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Sports Kids Explains Its Insolvency and Defends the Past of 2 Executives

Times Staff Writer

Officials of embattled Sports Kids on Wednesday explained why their nonprofit organization is insolvent and canceling its summer games in Mexico, and they defended two key executives who have been been charged with crimes in the past.

During a lengthy news conference at the group’s headquarters at the Holiday Inn Irvine, founder Bob Mathias, an Olympic decathlon winner, and other officials discussed allegations leveled against them and their organization, which promotes the development of children through sports, fitness and friendship.

“We have tried to do everything right,” Mathias said. “We haven’t done anything wrong. We were the victims. They might accuse us of being stupid for falling for this thing. . .,” he said, “but our reputations are intact.”

Series of Controversies

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The group, which planned to hold Olympics-type events in Tijuana next month for children from 40 countries, has been the subject of a series of controversies, including the failure of a Texas businessman to deliver a promised $5 million; disclosures that the organization was out of money; that Chuck Foster, chairman of Sports Kids, and Paul Stemm, vice president, had both faced criminal charges; and that it owed $80,000 to former Irvine City Councilman C. David Baker, who performed part of his court-ordered community service there after his conviction last year of check forgery.

Baker, an unsuccessful congressional candidate, ultimately accepted a full-time job with Sports Kids but left in April.

“We are going to make sure we have the money in the bank,” Mathias said. “This year, we assumed it was in the bank. We got burned.”

He was referring to Houston businessman Michael A.S. Makris who promised Sports Kids up to $25 million over five years to fund its program. The first payment never arrived and Mathias’ group was left without any money to hold the Mexico games, scheduled to begin Aug. 13.

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Doubts He Had Money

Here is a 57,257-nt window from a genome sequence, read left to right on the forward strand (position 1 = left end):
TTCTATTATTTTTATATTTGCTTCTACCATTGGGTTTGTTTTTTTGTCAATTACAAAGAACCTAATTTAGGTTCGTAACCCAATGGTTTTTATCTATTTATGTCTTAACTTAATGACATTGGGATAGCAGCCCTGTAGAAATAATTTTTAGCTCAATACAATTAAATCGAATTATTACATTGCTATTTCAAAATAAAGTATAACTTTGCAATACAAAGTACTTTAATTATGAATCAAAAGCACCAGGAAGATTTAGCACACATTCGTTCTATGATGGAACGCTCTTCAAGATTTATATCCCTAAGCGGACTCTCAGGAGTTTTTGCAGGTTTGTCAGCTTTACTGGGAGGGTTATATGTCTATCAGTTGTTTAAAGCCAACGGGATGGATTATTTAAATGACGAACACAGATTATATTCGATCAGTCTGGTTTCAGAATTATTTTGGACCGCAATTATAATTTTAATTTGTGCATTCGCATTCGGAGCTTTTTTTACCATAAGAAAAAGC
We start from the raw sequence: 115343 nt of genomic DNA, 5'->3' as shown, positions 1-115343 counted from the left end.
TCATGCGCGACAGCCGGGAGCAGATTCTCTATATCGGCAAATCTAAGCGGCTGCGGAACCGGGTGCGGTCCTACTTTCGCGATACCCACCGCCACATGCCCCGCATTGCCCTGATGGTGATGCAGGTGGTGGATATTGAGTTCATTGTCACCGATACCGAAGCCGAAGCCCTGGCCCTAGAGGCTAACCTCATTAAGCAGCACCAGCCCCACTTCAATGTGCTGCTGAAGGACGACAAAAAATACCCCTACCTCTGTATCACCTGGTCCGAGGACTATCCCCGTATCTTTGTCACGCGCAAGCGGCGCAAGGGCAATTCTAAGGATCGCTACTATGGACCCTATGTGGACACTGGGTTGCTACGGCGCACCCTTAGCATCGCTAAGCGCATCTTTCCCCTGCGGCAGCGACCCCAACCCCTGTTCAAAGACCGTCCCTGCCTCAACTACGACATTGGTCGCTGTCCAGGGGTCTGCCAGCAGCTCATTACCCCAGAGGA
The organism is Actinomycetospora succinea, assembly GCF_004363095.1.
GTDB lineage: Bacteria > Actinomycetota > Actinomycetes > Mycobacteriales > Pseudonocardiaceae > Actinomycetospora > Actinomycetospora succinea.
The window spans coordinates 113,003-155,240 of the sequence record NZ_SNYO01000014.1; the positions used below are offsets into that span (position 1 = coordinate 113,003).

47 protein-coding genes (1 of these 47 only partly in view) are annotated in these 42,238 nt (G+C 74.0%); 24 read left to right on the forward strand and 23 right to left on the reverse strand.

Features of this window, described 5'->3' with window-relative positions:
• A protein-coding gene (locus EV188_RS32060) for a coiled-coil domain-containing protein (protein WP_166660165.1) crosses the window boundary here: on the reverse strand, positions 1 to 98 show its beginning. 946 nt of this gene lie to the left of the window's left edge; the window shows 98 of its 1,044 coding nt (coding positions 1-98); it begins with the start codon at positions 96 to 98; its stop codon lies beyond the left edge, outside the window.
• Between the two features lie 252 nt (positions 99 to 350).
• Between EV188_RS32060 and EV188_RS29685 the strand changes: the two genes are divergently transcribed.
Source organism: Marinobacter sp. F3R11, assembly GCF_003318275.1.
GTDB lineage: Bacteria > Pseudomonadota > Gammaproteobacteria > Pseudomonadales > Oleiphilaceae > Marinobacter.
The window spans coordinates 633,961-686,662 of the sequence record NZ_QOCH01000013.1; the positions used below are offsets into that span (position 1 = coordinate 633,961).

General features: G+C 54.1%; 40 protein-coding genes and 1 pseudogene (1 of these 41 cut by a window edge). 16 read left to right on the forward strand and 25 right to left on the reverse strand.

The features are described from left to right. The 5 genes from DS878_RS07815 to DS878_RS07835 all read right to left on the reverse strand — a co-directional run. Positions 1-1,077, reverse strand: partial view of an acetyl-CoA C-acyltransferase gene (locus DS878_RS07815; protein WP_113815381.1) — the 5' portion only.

Makris told The Times last week that he would donate $5 million to Sports Kids if Foster would leave the group. But Mathias said Wednesday he now believes that Makris never had the resources that he promised Sports Kids.

Foster said he was prosecuted in 1978 in Los Angeles County for allegedly setting fire to a mobile home to collect insurance money. But, Foster said, there was no insurance on the mobile home and after the circumstances were explained to a judge, the case was dismissed.

“And as I sit here, I am not a convicted criminal,” Foster said, adding that the fraud case was the result of a government campaign to get him to cooperate in another “sensitive and unrelated” investigation.

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Foster also explained why he changed his name from Charles K. Ferguson to Chuck Foster. He said he did not do it to avoid anyone but to “accommodate a request” of his ex-wife to use her last name. “She was adopted, and her name meant a lot,” he added.

Named in Civil Suit

Foster said he was named in a civil suit stemming from an event that he promoted at Glen Helen Regional Park in San Bernardino County in the fall of 1986. The event was called the “Million Dollar Mile.” The winner of the drag race never got the $1 million he was promised. Foster said the main sponsor refused to come up with the money, which was to be paid to the winning driver over 50 years.

Stemm, 55, of Laguna Hills said he served 15 months at the federal minimum-security prison at Lompoc, and his sentence ended in November after he spent six weeks in a halfway house.

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He said he pleaded guilty to one count of conspiracy because he could no longer afford to defend himself in the lengthy case in Kansas City, Kan. His indictment was part of a cosmetics-promotion scheme that allegedly defrauded 27,000 investors out of $80 million.

Stemm said he was indicted in the case because he was an attorney representing one of the companies. He said he never got any money from the promotion.

Foster and Mathias said that Stemm disclosed his conviction when he came looking for a job.

“He (Stemm) said he, too, was tired of dealing with grown-ups and would like to have a breath of fresh air. He said he loved what we were doing and wanted to do something worthwhile,” Foster said, adding:

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“There is no legal or moral reason why he couldn’t work for us.”

In another areas, Foster said:

*The organization raised about $180,000 for an Olympics-style event which was held last year at UC Irvine. Some of the donors for that event have said they thought they were giving to a nonprofit group. But Foster said he has never represented Sports Kids as a nonprofit organization. In fact, he said, attorneys are now putting together the paper work to make Sports Kids nonprofit and tax-exempt.

*Foster said that in 18 months with Sports Kids, he has received $15,219 from the organization, including reimbursement of gas and telephone bills on his personal credit cards.

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*The organization has received $222,952 in loans, grants and sponsor fees since its inception. Records show that it has a $5 deficit in its checking account and has current liabilities of $550,000, nearly $400,000 of which are listed as salaries due.


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